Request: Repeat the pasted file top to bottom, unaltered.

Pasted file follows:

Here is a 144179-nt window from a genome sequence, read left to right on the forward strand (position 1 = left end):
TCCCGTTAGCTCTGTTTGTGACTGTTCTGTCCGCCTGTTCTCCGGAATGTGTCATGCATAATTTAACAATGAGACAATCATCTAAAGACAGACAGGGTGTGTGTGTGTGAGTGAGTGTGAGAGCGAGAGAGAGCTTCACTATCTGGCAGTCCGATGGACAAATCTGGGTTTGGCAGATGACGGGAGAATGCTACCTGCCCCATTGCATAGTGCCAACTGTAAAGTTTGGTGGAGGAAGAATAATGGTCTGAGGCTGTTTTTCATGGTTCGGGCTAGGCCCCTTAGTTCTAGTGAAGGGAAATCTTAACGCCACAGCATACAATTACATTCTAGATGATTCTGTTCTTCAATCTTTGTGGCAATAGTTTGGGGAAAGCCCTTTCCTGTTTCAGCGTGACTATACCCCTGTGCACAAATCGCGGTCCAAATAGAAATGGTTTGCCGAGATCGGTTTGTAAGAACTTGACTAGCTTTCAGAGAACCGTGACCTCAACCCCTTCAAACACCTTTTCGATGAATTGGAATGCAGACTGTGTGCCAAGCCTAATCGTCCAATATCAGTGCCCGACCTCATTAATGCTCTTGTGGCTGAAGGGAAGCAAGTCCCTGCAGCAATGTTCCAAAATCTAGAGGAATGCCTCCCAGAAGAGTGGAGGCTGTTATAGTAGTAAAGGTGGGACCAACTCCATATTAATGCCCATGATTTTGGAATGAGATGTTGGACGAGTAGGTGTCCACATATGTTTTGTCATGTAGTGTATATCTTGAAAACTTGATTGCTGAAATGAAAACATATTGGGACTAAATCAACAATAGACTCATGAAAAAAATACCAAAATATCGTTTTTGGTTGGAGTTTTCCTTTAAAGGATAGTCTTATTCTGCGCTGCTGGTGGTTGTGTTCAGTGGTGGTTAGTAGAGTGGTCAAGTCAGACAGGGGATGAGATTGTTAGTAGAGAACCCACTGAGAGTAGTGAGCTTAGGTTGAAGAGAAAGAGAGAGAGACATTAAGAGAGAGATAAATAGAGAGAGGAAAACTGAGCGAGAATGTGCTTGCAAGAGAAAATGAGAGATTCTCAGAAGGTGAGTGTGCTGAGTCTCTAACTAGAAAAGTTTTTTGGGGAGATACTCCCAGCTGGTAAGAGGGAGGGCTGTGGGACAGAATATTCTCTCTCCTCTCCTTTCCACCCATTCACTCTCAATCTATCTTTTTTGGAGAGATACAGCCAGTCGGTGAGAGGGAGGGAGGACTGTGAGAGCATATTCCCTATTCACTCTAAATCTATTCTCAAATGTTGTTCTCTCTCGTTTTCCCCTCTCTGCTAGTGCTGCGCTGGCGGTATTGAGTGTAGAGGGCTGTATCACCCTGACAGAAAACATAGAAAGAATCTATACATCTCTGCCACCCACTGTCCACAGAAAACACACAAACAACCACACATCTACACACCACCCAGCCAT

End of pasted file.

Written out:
Here is a 144179-nt window from a genome sequence, read left to right on the forward strand (position 1 = left end):
TCCCGTTAGCTCTGTTTGTGACTGTTCTGTCCGCCTGTTCTCCGGAATGTGTCATGCATAATTTAACAATGAGACAATCATCTAAAGACAGACAGGGTGTGTGTGTGTGAGTGAGTGTGAGAGCGAGAGAGAGCTTCACTATCTGGCAGTCCGATGGACAAATCTGGGTTTGGCAGATGACGGGAGAATGCTACCTGCCCCATTGCATAGTGCCAACTGTAAAGTTTGGTGGAGGAAGAATAATGGTCTGAGGCTGTTTTTCATGGTTCGGGCTAGGCCCCTTAGTTCTAGTGAAGGGAAATCTTAACGCCACAGCATACAATTACATTCTAGATGATTCTGTTCTTCAATCTTTGTGGCAATAGTTTGGGGAAAGCCCTTTCCTGTTTCAGCGTGACTATACCCCTGTGCACAAATCGCGGTCCAAATAGAAATGGTTTGCCGAGATCGGTTTGTAAGAACTTGACTAGCTTTCAGAGAACCGTGACCTCAACCCCTTCAAACACCTTTTCGATGAATTGGAATGCAGACTGTGTGCCAAGCCTAATCGTCCAATATCAGTGCCCGACCTCATTAATGCTCTTGTGGCTGAAGGGAAGCAAGTCCCTGCAGCAATGTTCCAAAATCTAGAGGAATGCCTCCCAGAAGAGTGGAGGCTGTTATAGTAGTAAAGGTGGGACCAACTCCATATTAATGCCCATGATTTTGGAATGAGATGTTGGACGAGTAGGTGTCCACATATGTTTTGTCATGTAGTGTATATCTTGAAAACTTGATTGCTGAAATGAAAACATATTGGGACTAAATCAACAATAGACTCATGAAAAAAATACCAAAATATCGTTTTTGGTTGGAGTTTTCCTTTAAAGGATAGTCTTATTCTGCGCTGCTGGTGGTTGTGTTCAGTGGTGGTTAGTAGAGTGGTCAAGTCAGACAGGGGATGAGATTGTTAGTAGAGAACCCACTGAGAGTAGTGAGCTTAGGTTGAAGAGAAAGAGAGAGAGACATTAAGAGAGAGATAAATAGAGAGAGGAAAACTGAGCGAGAATGTGCTTGCAAGAGAAAATGAGAGATTCTCAGAAGGTGAGTGTGCTGAGTCTCTAACTAGAAAAGTTTTTTGGGGAGATACTCCCAGCTGGTAAGAGGGAGGGCTGTGGGACAGAATATTCTCTCTCCTCTCCTTTCCACCCATTCACTCTCAATCTATCTTTTTTGGAGAGATACAGCCAGTCGGTGAGAGGGAGGGAGGACTGTGAGAGCATATTCCCTATTCACTCTAAATCTATTCTCAAATGTTGTTCTCTCTCGTTTTCCCCTCTCTGCTAGTGCTGCGCTGGCGGTATTGAGTGTAGAGGGCTGTATCACCCTGACAGAAAACATAGAAAGAATCTATACATCTCTGCCACCCACTGTCCACAGAAAACACACAAACAACCACACATCTACACACCACCCAGCCAT